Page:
They are, in fact, the makings of the national 'think-tank'; they are precisely the kind of people who would, if asked, be capable of developing a scientific approach to a national energy policy.

Liam Connellan gave his contribution in the form of an after-dinner speech, thus precluding any creative interaction with the 'think-tank'. He came for the dinner and went immediately afterwards.

Thus there was no channel whereby the CII could become aware of the type of topics that were discussed at the conference, or the methodologies exhibited(10). No wonder Irish industry is so technologically weak; when its intellectual leadership is handed the opportunity of interacting with a significant sector of advanced information-technology, it prefers to remain in the rarified heights of macro-economics.

November 28 1973

Peter Smith, in the UCG Department of Microbiology, is compiling a Directory of Life Science research techniques, so as to enable better communications to be established between research workers in Ireland.

He has sent a questionnaire to 170 laboratories involved in life science research in Ireland, and is hoping for a response on a scale sufficient to make the Directory useful. Those who answer will get free copies.......

This work is being done with the assistance of the UCG Industrial Liaison Office. The thinking behind it is that the decision to buy equipment is often made without the benefit of the experience of other users.

The suggested criteria for inclusion of a particular piece of equipment are: (a) it is not generally in use in Ireland (b) developments or modifications have been made in the laboratory where it is used (c) experience suggests that savings could be made (d) a long 'debugging' or acclimatising period is necessary.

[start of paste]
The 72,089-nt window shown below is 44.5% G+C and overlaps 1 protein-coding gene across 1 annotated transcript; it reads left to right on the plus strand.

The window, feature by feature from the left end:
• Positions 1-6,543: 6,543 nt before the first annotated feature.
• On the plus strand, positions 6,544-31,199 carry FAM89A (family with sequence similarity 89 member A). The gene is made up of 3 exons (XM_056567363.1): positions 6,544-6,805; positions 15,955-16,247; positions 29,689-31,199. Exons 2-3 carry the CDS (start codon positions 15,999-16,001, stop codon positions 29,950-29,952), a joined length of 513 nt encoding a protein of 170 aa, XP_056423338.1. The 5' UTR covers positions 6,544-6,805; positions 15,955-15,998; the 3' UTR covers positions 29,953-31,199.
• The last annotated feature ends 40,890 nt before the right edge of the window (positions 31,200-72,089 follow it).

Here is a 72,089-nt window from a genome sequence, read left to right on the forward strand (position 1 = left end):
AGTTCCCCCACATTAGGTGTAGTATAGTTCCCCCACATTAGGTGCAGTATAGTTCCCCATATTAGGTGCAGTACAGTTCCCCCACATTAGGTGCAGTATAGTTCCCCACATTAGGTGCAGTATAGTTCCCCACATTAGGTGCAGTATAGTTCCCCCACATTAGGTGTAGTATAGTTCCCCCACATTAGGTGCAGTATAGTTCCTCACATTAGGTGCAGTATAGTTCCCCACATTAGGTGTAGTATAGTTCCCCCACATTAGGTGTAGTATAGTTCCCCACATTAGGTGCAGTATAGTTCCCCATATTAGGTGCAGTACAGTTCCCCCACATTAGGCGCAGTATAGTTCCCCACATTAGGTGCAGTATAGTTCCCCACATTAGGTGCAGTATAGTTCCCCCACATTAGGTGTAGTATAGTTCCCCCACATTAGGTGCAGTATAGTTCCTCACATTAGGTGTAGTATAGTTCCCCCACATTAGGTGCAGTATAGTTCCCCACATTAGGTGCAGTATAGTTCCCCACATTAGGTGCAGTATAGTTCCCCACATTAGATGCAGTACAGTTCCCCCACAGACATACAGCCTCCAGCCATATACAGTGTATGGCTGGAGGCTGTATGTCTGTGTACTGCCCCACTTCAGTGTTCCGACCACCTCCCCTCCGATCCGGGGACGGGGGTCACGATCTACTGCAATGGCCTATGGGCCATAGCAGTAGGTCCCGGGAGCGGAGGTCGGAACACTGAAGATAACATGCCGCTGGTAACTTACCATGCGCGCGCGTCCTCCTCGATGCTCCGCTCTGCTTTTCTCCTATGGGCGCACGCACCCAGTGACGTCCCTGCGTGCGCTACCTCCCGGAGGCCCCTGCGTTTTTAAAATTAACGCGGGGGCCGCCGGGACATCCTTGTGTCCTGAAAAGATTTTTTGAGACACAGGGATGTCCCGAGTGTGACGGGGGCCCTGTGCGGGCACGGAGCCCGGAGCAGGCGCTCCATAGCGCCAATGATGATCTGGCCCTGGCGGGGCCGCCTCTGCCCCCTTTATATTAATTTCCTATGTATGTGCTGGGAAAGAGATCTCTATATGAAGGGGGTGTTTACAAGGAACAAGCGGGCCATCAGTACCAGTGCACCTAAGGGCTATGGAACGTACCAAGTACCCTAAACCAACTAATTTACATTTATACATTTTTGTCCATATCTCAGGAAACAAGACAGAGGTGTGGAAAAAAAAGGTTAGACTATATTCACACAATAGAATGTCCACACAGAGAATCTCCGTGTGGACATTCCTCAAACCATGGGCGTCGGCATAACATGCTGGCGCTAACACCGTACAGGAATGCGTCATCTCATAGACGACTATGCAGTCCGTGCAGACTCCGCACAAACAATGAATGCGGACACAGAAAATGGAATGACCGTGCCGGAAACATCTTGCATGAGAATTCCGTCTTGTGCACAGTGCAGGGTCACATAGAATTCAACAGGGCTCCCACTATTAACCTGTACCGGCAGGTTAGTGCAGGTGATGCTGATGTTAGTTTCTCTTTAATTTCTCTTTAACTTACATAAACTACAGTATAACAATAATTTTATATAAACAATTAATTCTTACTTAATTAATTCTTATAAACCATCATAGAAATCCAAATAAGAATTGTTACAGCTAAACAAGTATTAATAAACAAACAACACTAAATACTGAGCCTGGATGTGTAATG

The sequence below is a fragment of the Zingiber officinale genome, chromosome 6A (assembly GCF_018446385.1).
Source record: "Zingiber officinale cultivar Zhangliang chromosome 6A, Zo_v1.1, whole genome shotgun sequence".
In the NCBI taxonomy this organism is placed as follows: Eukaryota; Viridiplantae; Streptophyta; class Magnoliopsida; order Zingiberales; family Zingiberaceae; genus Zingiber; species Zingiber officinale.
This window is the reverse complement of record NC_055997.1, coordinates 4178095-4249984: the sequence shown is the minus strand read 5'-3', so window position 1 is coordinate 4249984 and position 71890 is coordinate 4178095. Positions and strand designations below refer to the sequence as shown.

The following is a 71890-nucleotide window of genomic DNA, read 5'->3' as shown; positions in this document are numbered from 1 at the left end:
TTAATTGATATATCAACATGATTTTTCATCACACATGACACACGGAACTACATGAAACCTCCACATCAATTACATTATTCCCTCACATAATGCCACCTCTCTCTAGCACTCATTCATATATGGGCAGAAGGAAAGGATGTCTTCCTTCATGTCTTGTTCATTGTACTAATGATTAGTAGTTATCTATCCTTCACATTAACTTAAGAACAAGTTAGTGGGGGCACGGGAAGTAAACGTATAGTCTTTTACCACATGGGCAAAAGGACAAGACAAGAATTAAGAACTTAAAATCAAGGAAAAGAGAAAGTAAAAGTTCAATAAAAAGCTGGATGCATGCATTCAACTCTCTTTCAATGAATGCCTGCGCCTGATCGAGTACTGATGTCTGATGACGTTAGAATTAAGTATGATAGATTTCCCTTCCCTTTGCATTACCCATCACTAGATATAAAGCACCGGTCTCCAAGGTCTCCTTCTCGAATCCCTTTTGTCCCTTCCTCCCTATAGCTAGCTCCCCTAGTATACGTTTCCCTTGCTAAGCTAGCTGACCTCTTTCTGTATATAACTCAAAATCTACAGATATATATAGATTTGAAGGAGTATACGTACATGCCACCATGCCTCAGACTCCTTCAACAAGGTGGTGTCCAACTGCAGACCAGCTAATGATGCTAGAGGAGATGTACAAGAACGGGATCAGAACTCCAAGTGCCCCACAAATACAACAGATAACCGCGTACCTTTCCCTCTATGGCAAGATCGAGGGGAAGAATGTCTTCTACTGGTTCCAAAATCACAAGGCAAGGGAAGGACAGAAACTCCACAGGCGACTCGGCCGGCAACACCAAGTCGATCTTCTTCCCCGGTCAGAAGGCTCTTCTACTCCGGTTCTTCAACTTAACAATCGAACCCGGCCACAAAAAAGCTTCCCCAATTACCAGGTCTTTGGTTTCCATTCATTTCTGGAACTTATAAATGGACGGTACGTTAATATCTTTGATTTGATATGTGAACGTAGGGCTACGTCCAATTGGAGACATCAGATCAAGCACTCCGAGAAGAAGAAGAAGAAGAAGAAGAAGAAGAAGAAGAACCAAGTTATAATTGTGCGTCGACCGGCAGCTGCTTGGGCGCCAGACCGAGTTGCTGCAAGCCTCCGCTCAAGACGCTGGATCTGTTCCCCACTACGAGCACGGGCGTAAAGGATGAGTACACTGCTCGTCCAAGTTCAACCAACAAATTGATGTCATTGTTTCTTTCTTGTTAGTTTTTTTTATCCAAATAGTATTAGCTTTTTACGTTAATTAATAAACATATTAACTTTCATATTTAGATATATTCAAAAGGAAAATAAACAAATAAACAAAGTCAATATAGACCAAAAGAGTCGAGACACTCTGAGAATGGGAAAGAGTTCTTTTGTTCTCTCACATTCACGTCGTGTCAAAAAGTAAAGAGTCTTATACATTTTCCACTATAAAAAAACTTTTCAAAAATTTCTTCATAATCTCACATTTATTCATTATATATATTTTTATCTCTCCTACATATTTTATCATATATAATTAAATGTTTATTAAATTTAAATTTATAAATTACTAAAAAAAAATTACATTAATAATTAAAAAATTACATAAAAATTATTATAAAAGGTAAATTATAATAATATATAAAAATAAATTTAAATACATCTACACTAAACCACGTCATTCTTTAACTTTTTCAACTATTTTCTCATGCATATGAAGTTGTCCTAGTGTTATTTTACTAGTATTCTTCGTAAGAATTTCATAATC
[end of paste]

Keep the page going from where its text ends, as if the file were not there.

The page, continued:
I look forward to evaluating the success of this venture, and to supporting similar ventures in 'Earth Sciences', 'Physics and Chemistry', and other possible broad classifications of related research areas.

Such a directory is more likely to end up in a useful form than one published centrally by administrative-minded people lacking the insights derived from practical work.

There is also scope for the development of problem-orientated directories. Most academic scientists are technique-obsessed. The real meat, however is in that tricky area where the 'problem space' interfaces with the 'technique space'. This is one definition of the role of the 'operations research' worker. More specifically, it is the role of the Industrial Liaison Officer, on the fringe of the university or college of technology research system. (There is an analogy with the medical 'general practitioner', who recognises the problem, producing a diagnosis, with referral to the specialists where necessary for treatment.)

The National Science Council, which finances these posts, is reputedly worried that the demand for them will extend to every Regional College, and is taking the view that every staff member in the Colleges of Technology should be his/her own Industrial Liaison Officer, as part of his/her job. This position would be sounder if there were a more sympathetic attitude on the part of the Department of Education and the local Vocational Education Committees to paying staff for industrial contact time.

Likewise, it would be more valid if there were provision for Colleges of Technology to earn consultancy fees for local industrial problem-solving(11)..

Even if the above opportunities existed, there would still be a need for an extra person to spend time looking outward and managing the College consultancy function. Such a person, if the College consultancy service was making money by selling its services to local business, need not be a charge on the National Science Council in the long term(12)......

December 12 1973